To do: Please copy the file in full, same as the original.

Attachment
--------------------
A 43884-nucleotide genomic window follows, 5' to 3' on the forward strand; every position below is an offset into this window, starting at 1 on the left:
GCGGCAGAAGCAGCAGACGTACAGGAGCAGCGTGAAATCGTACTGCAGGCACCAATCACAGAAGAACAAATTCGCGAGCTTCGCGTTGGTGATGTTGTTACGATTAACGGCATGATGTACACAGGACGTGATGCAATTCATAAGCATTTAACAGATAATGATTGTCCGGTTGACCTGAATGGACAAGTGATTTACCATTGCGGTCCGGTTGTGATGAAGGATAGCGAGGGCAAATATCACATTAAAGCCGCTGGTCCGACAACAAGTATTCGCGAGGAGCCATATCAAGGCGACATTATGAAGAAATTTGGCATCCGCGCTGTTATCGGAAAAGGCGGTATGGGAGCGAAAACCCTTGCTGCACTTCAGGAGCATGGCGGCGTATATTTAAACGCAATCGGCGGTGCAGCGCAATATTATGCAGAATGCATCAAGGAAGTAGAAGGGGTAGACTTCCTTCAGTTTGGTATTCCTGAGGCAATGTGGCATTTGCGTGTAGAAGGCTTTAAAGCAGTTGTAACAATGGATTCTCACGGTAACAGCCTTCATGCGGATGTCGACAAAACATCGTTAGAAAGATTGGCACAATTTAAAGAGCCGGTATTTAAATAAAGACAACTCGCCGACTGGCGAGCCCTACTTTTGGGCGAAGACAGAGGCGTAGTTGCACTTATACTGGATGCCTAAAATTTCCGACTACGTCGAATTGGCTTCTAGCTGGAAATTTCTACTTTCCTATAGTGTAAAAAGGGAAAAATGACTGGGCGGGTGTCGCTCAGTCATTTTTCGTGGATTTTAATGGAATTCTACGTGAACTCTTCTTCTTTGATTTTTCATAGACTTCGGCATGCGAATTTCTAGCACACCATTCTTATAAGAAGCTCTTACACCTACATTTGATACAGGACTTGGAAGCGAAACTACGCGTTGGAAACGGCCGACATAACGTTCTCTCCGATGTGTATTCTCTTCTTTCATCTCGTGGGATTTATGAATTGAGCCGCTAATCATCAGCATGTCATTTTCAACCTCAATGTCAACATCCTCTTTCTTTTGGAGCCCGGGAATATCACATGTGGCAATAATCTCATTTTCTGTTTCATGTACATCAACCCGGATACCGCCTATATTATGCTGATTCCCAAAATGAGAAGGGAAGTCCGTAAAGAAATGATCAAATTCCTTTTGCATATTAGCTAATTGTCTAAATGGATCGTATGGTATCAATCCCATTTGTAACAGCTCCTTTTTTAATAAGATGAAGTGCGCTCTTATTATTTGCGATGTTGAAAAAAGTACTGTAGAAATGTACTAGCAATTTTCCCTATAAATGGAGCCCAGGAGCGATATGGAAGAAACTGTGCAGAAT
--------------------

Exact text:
A 43884-nucleotide genomic window follows, 5' to 3' on the forward strand; every position below is an offset into this window, starting at 1 on the left:
GCGGCAGAAGCAGCAGACGTACAGGAGCAGCGTGAAATCGTACTGCAGGCACCAATCACAGAAGAACAAATTCGCGAGCTTCGCGTTGGTGATGTTGTTACGATTAACGGCATGATGTACACAGGACGTGATGCAATTCATAAGCATTTAACAGATAATGATTGTCCGGTTGACCTGAATGGACAAGTGATTTACCATTGCGGTCCGGTTGTGATGAAGGATAGCGAGGGCAAATATCACATTAAAGCCGCTGGTCCGACAACAAGTATTCGCGAGGAGCCATATCAAGGCGACATTATGAAGAAATTTGGCATCCGCGCTGTTATCGGAAAAGGCGGTATGGGAGCGAAAACCCTTGCTGCACTTCAGGAGCATGGCGGCGTATATTTAAACGCAATCGGCGGTGCAGCGCAATATTATGCAGAATGCATCAAGGAAGTAGAAGGGGTAGACTTCCTTCAGTTTGGTATTCCTGAGGCAATGTGGCATTTGCGTGTAGAAGGCTTTAAAGCAGTTGTAACAATGGATTCTCACGGTAACAGCCTTCATGCGGATGTCGACAAAACATCGTTAGAAAGATTGGCACAATTTAAAGAGCCGGTATTTAAATAAAGACAACTCGCCGACTGGCGAGCCCTACTTTTGGGCGAAGACAGAGGCGTAGTTGCACTTATACTGGATGCCTAAAATTTCCGACTACGTCGAATTGGCTTCTAGCTGGAAATTTCTACTTTCCTATAGTGTAAAAAGGGAAAAATGACTGGGCGGGTGTCGCTCAGTCATTTTTCGTGGATTTTAATGGAATTCTACGTGAACTCTTCTTCTTTGATTTTTCATAGACTTCGGCATGCGAATTTCTAGCACACCATTCTTATAAGAAGCTCTTACACCTACATTTGATACAGGACTTGGAAGCGAAACTACGCGTTGGAAACGGCCGACATAACGTTCTCTCCGATGTGTATTCTCTTCTTTCATCTCGTGGGATTTATGAATTGAGCCGCTAATCATCAGCATGTCATTTTCAACCTCAATGTCAACATCCTCTTTCTTTTGGAGCCCGGGAATATCACATGTGGCAATAATCTCATTTTCTGTTTCATGTACATCAACCCGGATACCGCCTATATTATGCTGATTCCCAAAATGAGAAGGGAAGTCCGTAAAGAAATGATCAAATTCCTTTTGCATATTAGCTAATTGTCTAAATGGATCGTATGGTATCAATCCCATTTGTAACAGCTCCTTTTTTAATAAGATGAAGTGCGCTCTTATTATTTGCGATGTTGAAAAAAGTACTGTAGAAATGTACTAGCAATTTTCCCTATAAATGGAGCCCAGGAGCGATATGGAAGAAACTGTGCAGAAT